The theme this week, carried over from last week, is “actors in international law”. We will finish discussing states, and move on to other actors. But the unfortunate events in Syria provide a lens for thinking about some of these actors.
One of the first things we learn in international law is that sovereign states are largely treated as “equal” subjects. However, over at Opinio Juris, Jens Ohlin notes that in the area of security some actors (the permanent members of the security council) are more equal than others (the rest of the states): “Syria, Intervention, and Recognition”. This is why the Security Council cannot act on Syria. Two of its members, Russia and China, seem unlikely to allow any resolution on Syria to pass, regardless of what the rest of the world may want.
However, another interesting aspect to the Syria issue is the question of forum shifting by actors. If the Security Council’s actions can be blocked by two states, what about the International Criminal Court. Julian Ku asks this in another post at Opinio Juris:“Since the Security Council Won’t Act, Send in the ICC?” These are two somewhat independent international organizations. And while one (the Security Council) is mostly focused on regulating the behavior of states, the other (ICC) is primarily focused on regulating the behavior of individuals. Unfortunately for those who would like to see ICC action, it would likely require Security Council support, given that Syria is not a member. And, once again, China and Russia will likely block such a decision.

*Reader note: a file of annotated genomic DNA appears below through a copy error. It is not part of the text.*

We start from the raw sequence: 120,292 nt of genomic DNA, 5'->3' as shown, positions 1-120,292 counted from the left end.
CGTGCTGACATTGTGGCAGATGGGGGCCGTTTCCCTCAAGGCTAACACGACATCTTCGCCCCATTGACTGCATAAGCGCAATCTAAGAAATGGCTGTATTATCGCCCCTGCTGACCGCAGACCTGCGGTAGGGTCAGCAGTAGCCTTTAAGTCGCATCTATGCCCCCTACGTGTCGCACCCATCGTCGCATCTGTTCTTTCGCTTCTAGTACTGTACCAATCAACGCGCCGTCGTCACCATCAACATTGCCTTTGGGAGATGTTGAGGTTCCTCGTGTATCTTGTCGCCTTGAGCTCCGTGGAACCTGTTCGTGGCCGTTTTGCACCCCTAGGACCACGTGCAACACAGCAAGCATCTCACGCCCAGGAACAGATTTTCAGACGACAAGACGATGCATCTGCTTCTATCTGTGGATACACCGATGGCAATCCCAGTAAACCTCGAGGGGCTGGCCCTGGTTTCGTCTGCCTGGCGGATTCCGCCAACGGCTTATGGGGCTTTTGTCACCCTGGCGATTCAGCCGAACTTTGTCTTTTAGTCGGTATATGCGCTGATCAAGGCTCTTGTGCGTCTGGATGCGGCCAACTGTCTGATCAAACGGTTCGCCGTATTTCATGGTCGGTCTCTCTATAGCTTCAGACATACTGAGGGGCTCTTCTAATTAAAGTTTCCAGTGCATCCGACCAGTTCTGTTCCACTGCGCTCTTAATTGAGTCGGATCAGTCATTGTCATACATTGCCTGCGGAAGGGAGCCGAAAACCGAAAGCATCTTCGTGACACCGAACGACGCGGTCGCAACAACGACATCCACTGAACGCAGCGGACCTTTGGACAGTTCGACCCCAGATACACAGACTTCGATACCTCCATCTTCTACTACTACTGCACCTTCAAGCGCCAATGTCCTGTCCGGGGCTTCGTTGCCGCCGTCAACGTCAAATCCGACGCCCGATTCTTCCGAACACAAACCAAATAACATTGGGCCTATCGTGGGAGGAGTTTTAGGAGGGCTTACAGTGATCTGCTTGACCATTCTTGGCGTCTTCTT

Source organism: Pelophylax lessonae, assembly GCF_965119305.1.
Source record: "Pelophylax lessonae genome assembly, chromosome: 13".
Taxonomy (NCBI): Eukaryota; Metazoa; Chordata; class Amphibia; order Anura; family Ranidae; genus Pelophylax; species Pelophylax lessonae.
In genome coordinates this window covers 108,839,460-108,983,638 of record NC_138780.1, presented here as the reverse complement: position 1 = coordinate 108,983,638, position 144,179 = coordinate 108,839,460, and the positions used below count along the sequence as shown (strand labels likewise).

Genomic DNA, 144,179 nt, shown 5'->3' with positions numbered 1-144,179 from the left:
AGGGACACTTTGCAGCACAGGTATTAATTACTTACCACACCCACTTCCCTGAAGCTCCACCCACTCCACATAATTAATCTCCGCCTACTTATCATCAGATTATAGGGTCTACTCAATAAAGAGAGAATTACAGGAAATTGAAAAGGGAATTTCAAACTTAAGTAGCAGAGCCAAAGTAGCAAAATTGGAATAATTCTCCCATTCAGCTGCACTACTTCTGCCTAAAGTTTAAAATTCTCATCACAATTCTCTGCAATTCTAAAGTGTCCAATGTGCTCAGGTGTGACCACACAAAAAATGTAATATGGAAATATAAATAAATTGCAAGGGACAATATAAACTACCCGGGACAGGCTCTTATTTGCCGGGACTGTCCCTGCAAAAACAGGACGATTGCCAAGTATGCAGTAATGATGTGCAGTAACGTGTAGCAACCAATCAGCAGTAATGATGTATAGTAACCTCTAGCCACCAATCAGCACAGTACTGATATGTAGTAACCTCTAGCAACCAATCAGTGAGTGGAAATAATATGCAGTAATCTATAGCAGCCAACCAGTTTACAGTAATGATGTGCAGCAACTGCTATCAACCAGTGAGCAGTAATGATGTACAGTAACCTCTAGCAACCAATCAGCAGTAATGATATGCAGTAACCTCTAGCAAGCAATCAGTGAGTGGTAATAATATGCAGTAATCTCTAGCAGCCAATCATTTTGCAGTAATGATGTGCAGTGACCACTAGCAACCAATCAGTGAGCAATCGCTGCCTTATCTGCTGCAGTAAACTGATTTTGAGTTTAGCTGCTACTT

Sudan is a case where the Security Council did ask the ICC to investigate a state who was not a member of the ICC. However, this has proved controversial in Africa. Just last month, the African Union asked its commission to consider seeking an ICJ advisory decision on whether Sudanese President Omer Hassan al-Bashir should be considered immune, whether the ICC process is against international law in this instance. (Likely the ICC is in the right here, I would say. But it could be an interesting ICJ decision to follow, should it get there.) See: “African Union may ask ICJ for opinion on Bashir’s immunity from ICC”.